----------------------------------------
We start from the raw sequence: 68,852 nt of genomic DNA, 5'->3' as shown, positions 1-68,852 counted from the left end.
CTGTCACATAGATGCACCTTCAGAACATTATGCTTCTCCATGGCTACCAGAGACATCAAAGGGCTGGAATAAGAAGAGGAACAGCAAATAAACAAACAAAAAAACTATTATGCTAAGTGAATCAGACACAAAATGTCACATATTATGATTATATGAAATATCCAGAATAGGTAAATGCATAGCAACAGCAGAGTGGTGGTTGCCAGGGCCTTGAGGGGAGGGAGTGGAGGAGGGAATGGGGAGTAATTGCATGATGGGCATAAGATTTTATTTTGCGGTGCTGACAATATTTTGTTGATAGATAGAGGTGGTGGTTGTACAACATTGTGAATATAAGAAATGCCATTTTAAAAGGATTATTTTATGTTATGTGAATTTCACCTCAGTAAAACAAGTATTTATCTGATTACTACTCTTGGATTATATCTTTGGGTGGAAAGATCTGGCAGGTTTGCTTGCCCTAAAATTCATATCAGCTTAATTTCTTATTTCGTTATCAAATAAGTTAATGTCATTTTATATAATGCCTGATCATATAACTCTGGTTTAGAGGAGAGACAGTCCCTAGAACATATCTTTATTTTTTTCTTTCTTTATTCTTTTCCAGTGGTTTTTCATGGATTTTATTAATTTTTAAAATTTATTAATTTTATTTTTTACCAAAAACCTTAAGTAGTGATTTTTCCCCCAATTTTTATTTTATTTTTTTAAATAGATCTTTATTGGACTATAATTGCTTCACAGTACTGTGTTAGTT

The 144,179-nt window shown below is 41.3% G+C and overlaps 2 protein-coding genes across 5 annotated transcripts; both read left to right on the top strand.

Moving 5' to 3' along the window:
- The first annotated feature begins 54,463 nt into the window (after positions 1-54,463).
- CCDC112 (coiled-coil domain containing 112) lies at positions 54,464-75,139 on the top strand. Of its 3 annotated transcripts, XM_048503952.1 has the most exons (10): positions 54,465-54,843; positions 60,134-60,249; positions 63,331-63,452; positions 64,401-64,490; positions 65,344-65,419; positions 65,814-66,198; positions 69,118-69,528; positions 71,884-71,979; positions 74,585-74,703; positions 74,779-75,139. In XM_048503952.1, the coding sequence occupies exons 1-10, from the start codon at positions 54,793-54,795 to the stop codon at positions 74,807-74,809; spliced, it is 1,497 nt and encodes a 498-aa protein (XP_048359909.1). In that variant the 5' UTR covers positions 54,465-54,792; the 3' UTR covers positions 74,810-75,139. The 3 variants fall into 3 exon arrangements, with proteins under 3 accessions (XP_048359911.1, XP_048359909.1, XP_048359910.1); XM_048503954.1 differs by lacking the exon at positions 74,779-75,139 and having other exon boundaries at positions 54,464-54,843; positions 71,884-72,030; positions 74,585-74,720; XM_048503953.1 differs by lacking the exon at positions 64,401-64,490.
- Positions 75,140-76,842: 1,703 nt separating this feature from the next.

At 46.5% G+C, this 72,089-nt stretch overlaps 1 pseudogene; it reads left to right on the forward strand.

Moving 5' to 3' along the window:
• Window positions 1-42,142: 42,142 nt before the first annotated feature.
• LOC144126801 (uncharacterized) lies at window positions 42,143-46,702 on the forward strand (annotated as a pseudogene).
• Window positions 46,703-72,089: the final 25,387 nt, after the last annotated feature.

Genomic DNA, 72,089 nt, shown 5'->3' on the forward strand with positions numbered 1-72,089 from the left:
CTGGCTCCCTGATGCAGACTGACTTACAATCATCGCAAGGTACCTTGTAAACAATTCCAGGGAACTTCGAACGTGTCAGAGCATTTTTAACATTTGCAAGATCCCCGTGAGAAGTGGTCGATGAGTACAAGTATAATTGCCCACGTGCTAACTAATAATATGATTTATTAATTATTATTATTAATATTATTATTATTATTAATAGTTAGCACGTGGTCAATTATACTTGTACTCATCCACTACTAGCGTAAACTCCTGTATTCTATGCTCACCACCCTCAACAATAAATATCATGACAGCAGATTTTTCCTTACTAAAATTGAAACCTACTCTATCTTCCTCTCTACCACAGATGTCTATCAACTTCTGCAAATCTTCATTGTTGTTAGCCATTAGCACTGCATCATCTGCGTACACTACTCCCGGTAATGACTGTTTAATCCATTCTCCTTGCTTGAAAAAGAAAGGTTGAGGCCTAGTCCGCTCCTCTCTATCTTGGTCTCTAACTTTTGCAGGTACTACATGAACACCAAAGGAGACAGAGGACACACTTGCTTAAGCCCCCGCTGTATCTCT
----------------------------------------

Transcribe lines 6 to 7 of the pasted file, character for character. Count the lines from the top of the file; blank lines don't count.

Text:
- CCDC112 (coiled-coil domain containing 112) lies at positions 54,464-75,139 on the top strand. Of its 3 annotated transcripts, XM_048503952.1 has the most exons (10): positions 54,465-54,843; positions 60,134-60,249; positions 63,331-63,452; positions 64,401-64,490; positions 65,344-65,419; positions 65,814-66,198; positions 69,118-69,528; positions 71,884-71,979; positions 74,585-74,703; positions 74,779-75,139. In XM_048503952.1, the coding sequence occupies exons 1-10, from the start codon at positions 54,793-54,795 to the stop codon at positions 74,807-74,809; spliced, it is 1,497 nt and encodes a 498-aa protein (XP_048359909.1). In that variant the 5' UTR covers positions 54,465-54,792; the 3' UTR covers positions 74,810-75,139. The 3 variants fall into 3 exon arrangements, with proteins under 3 accessions (XP_048359911.1, XP_048359909.1, XP_048359910.1); XM_048503954.1 differs by lacking the exon at positions 74,779-75,139 and having other exon boundaries at positions 54,464-54,843; positions 71,884-72,030; positions 74,585-74,720; XM_048503953.1 differs by lacking the exon at positions 64,401-64,490.
- Positions 75,140-76,842: 1,703 nt separating this feature from the next.